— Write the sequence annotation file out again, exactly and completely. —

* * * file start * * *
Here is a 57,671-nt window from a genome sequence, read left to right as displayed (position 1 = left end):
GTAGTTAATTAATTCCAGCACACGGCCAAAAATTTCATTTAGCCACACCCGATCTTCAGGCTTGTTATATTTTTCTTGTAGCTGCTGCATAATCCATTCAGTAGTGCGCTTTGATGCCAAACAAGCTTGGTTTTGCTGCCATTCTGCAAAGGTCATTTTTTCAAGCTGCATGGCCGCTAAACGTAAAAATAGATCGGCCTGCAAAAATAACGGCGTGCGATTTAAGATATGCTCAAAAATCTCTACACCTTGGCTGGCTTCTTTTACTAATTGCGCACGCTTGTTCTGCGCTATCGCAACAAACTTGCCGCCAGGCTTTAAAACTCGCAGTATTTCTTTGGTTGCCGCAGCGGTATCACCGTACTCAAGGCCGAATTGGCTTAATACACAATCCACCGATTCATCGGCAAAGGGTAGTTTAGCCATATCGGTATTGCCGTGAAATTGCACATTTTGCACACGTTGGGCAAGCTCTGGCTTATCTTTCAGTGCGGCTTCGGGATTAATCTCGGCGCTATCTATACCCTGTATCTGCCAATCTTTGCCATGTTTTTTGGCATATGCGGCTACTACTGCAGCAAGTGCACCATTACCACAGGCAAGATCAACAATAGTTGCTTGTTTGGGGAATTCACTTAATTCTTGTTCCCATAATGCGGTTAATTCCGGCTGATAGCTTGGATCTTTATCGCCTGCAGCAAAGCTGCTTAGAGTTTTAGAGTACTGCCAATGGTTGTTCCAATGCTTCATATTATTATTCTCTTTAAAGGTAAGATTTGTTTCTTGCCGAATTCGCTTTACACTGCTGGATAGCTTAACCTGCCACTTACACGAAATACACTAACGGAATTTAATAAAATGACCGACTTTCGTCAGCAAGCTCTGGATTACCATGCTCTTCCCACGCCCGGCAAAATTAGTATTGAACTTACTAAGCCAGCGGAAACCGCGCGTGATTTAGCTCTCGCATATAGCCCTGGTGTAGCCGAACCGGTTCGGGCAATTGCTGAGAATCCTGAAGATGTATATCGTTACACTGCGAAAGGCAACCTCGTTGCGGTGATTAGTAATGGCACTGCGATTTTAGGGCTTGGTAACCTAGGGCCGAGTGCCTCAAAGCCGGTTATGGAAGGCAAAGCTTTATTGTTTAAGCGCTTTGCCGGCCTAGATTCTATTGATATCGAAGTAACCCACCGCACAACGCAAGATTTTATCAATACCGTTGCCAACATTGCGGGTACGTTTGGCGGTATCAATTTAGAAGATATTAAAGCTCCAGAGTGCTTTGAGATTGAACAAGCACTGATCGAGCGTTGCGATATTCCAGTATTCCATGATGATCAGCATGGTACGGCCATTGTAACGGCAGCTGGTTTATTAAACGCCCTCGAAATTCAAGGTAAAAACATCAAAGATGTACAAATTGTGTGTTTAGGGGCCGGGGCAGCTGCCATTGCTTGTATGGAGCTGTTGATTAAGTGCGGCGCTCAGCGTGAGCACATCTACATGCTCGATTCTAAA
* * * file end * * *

Here is a 57,671-nt window from a genome sequence, read left to right as displayed (position 1 = left end):
GTAGTTAATTAATTCCAGCACACGGCCAAAAATTTCATTTAGCCACACCCGATCTTCAGGCTTGTTATATTTTTCTTGTAGCTGCTGCATAATCCATTCAGTAGTGCGCTTTGATGCCAAACAAGCTTGGTTTTGCTGCCATTCTGCAAAGGTCATTTTTTCAAGCTGCATGGCCGCTAAACGTAAAAATAGATCGGCCTGCAAAAATAACGGCGTGCGATTTAAGATATGCTCAAAAATCTCTACACCTTGGCTGGCTTCTTTTACTAATTGCGCACGCTTGTTCTGCGCTATCGCAACAAACTTGCCGCCAGGCTTTAAAACTCGCAGTATTTCTTTGGTTGCCGCAGCGGTATCACCGTACTCAAGGCCGAATTGGCTTAATACACAATCCACCGATTCATCGGCAAAGGGTAGTTTAGCCATATCGGTATTGCCGTGAAATTGCACATTTTGCACACGTTGGGCAAGCTCTGGCTTATCTTTCAGTGCGGCTTCGGGATTAATCTCGGCGCTATCTATACCCTGTATCTGCCAATCTTTGCCATGTTTTTTGGCATATGCGGCTACTACTGCAGCAAGTGCACCATTACCACAGGCAAGATCAACAATAGTTGCTTGTTTGGGGAATTCACTTAATTCTTGTTCCCATAATGCGGTTAATTCCGGCTGATAGCTTGGATCTTTATCGCCTGCAGCAAAGCTGCTTAGAGTTTTAGAGTACTGCCAATGGTTGTTCCAATGCTTCATATTATTATTCTCTTTAAAGGTAAGATTTGTTTCTTGCCGAATTCGCTTTACACTGCTGGATAGCTTAACCTGCCACTTACACGAAATACACTAACGGAATTTAATAAAATGACCGACTTTCGTCAGCAAGCTCTGGATTACCATGCTCTTCCCACGCCCGGCAAAATTAGTATTGAACTTACTAAGCCAGCGGAAACCGCGCGTGATTTAGCTCTCGCATATAGCCCTGGTGTAGCCGAACCGGTTCGGGCAATTGCTGAGAATCCTGAAGATGTATATCGTTACACTGCGAAAGGCAACCTCGTTGCGGTGATTAGTAATGGCACTGCGATTTTAGGGCTTGGTAACCTAGGGCCGAGTGCCTCAAAGCCGGTTATGGAAGGCAAAGCTTTATTGTTTAAGCGCTTTGCCGGCCTAGATTCTATTGATATCGAAGTAACCCACCGCACAACGCAAGATTTTATCAATACCGTTGCCAACATTGCGGGTACGTTTGGCGGTATCAATTTAGAAGATATTAAAGCTCCAGAGTGCTTTGAGATTGAACAAGCACTGATCGAGCGTTGCGATATTCCAGTATTCCATGATGATCAGCATGGTACGGCCATTGTAACGGCAGCTGGTTTATTAAACGCCCTCGAAATTCAAGGTAAAAACATCAAAGATGTACAAATTGTGTGTTTAGGGGCCGGGGCAGCTGCCATTGCTTGTATGGAGCTGTTGATTAAGTGCGGCGCTCAGCGTGAGCACATCTACATGCTCGATTCTAAA